Football commentator John Madden fears flying. Acclaimed singer
Barbara Streisand fears public appearances. Ironically, even the
head of the Center for Behavioral Neurosciences Fear Collabora-tory
once was afraid of speaking in public.
I eventually overcame my fear, but a lot of people never
do, said Michael Davis, Wood-ruff Professor of Psychiatry
and Behavioral Science. For some, excessive fear can be paralyzing
As a behavioral neuroscientist, Davis has spent almost two decades
puzzling out the brain systems and circuitry involved in fear. With
this knowledge, one of his goals has been to develop a therapeutic
adjunct to psychotherapy for people suffering from a range of disorders
associated with the fear response.
Davis and his colleagues recently discovered what could be a significant
breakthrough. Administering a drug called D-cycloserine (DCS), which
has been used for years to treat tuberculosis, Davis successfully
suppressed the fear response in rats that had been conditioned to
associate the appearance of lights with an electric shock. DCS did
not promote fear extinction in the absence of lights; instead, Davis
found it had to be administered at the same time the lightsthe
Rats provide ideal models for understanding the fear response.
Using classic fear conditioning, Davis teaches the rats to associate
the appearance of a light with an electric shock. He can confirm
that the animals are afraid because they are more easily startled
by a loud sound when the light is on. By the same conditioning,
he can extinguish their fear response after repeated episodes when
the glow of the lights does not result in an electric shock.
In the early 1990s, Davis conducted two studies that revealed the
central role of an area of the brain called the amygdala and the
glutamate receptor N-methyl-D-aspartate (NMDA) in regulating the
fear response. In the first experiment, Davis found that a drug
that blocks the activity of the neurotransmitter glutamate at this
NMDA receptor suppressed the rats ability to learn to fear
the lights. A second study demonstrated that a similar NMDA antagonist
prevented fear extinction. Despite the fact that an electric shock
did not accompany the lights during multiple presentations, the
rats continued to jump in anticipation of the shock.
Biochemical processes are clearly involved in the fear response,
which can be quantitatively assessed by changes in heart rate, blood
pressure, perspiration and the release of certain hormones. However
Davis said that, in fact, most fears are learned.
Fear memories probably never go away, Davis said. Instead,
most people learn to deal with them or suppress them. DCS, when
administered simultaneously with the presentation of the fear stimulus,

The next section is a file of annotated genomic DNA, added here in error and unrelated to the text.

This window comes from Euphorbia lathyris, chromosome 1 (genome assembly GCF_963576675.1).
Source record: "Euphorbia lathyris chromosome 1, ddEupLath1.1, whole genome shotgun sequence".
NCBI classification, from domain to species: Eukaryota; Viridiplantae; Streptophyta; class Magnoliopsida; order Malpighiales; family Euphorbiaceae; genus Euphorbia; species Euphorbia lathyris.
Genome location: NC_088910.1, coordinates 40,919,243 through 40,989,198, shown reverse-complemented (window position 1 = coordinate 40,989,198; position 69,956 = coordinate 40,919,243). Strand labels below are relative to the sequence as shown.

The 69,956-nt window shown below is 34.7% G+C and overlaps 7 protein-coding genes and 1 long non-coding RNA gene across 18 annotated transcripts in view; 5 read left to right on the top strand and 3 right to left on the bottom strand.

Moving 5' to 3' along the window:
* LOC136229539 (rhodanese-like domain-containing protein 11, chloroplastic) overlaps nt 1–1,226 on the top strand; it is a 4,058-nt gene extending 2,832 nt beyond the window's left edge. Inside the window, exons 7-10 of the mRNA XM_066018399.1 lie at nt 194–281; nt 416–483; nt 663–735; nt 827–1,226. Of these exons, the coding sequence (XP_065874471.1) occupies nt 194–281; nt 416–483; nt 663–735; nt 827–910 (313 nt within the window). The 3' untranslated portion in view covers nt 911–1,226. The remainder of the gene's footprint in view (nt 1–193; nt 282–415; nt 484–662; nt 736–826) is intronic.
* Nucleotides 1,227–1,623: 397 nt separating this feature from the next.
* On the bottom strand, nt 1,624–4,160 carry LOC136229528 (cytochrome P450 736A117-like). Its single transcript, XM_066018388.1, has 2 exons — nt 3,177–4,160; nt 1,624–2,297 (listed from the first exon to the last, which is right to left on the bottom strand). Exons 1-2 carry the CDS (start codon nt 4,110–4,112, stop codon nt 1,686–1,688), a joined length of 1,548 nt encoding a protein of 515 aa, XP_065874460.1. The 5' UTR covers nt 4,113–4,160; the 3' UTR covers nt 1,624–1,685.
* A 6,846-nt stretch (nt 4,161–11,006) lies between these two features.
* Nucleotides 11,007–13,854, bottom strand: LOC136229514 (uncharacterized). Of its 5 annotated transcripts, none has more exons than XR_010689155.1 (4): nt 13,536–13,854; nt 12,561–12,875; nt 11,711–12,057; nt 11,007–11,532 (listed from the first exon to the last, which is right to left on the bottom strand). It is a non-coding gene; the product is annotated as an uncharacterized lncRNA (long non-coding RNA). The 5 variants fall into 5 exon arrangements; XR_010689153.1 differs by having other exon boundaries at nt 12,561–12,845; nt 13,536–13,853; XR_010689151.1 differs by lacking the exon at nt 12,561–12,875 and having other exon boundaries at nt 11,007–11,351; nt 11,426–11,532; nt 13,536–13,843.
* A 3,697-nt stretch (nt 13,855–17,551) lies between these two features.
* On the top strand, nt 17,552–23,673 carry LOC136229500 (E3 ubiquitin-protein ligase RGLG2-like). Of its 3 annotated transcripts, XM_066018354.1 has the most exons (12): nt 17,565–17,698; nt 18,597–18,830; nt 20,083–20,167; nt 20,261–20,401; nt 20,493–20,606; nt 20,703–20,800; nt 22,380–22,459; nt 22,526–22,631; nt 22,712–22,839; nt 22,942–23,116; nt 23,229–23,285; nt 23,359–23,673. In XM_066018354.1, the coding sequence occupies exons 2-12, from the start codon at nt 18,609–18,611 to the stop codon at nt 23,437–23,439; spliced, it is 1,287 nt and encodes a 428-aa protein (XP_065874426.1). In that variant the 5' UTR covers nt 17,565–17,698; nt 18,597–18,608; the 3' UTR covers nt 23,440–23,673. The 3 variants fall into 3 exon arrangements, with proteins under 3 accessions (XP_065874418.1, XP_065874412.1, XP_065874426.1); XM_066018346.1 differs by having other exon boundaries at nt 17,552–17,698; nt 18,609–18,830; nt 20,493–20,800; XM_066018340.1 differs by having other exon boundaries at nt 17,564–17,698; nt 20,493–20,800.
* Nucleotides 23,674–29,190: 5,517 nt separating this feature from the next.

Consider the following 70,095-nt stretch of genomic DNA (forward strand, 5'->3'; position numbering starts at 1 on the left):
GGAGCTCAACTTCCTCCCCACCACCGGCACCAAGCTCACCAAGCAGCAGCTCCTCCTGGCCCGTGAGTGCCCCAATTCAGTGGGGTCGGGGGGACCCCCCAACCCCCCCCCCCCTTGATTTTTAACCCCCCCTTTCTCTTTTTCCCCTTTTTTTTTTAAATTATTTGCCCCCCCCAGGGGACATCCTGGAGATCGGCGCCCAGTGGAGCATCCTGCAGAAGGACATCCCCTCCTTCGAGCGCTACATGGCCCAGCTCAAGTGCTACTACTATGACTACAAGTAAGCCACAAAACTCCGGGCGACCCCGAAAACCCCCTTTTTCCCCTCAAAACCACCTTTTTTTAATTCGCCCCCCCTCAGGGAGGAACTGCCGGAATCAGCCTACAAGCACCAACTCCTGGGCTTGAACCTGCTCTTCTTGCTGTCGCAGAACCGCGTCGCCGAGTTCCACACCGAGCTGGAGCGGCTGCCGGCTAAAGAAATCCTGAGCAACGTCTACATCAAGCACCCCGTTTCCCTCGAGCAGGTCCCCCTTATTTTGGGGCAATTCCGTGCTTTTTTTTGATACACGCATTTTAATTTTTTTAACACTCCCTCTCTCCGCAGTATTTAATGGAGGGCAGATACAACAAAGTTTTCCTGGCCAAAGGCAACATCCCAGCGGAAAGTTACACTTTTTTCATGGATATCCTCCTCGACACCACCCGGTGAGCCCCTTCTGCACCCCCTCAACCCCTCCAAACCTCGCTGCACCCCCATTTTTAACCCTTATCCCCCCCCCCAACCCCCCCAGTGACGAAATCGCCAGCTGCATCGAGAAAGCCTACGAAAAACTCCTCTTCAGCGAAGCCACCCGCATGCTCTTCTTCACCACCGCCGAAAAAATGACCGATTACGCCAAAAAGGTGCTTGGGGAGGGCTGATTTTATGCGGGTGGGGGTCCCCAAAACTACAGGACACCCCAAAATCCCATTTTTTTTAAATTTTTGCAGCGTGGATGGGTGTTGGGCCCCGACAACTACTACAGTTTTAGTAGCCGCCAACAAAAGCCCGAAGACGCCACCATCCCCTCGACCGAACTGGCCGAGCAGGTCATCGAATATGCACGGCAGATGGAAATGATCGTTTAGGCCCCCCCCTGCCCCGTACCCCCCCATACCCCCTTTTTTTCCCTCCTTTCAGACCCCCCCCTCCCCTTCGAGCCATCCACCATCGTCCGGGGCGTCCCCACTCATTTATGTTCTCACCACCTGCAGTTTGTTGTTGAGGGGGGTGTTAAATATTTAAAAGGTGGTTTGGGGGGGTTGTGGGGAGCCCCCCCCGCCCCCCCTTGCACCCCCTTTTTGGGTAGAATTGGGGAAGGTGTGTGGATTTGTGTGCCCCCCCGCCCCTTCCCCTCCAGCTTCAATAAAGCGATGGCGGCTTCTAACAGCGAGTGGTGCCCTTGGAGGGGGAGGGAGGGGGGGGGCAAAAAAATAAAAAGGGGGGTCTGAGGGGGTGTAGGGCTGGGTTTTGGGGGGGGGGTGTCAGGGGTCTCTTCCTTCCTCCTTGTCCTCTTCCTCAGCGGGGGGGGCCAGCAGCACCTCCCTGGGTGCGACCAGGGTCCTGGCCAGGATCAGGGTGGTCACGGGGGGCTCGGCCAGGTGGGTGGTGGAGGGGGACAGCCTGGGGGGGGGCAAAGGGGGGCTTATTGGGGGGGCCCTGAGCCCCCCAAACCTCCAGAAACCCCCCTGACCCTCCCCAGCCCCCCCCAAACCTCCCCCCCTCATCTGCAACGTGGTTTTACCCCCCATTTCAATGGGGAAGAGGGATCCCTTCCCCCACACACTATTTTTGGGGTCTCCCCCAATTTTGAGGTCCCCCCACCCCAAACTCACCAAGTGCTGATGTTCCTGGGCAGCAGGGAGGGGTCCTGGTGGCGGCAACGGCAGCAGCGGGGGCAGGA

basically promotes a new form of learning to cope with memories
of an aversive event.
Given that DCS is already FDA approved, Davis (and a research team
that includes Fear Collaboratory members Kerry Ressler and Barbara
Rothbaum) is planning a clinical trial to assess the drugs
ability to promote fear extinction in people suffering from a variety
of phobias, anxiety, panic and post-traumatic stress disorders.
The study will draw on Resslers and Rothbaums clinical
experience in treating post-traumatic stress disorders and Rothbaums
ability to create virtual-reality simulations of fear-inducing events.
For someone with an excessive fear of heights, Rothbaum has simulated
a self-controlled glass elevator going up the outside of a 50-story
building. Acrophobics initially can only rise to the second or third
floor, but after several sessions, their fear begins to wane and
they can go to higher floors.
DCS should speed up this process, Davis said. Virtual-reality
technology provides a well-controlled psychotherapeutic situation
to see if DCS will improve the outcome of treating acrophobics and,
hopefully, people suffering from more complex anxiety conditions,
such as panic and post-traumatic stress disorders.
While cautious about whether DCS can permanently extinguish a debilitating
fear disorder, Davis sees much opportunity to explore the drugs
ability to treat a variety of psychological disorders, even drug
The same sort of learned responses associated with fear are
involved with drug craving, Davis said. The sight of
drug paraphernalia or a street corner where the drugs were purchased
are powerful cues that produce craving. DCS, in combination with
psychotherapy, could be used to extinguish these connections and
ultimately learn a new way to cope with craving.
Davis study appeared this spring in The Journal of Neuroscience.
His co-authors include David Walker, Ressler and Kwok-Tung Lu in
psychiatry and behavioral sciences. The research is supported by
the CBN and grants from the National Institute of Mental Health.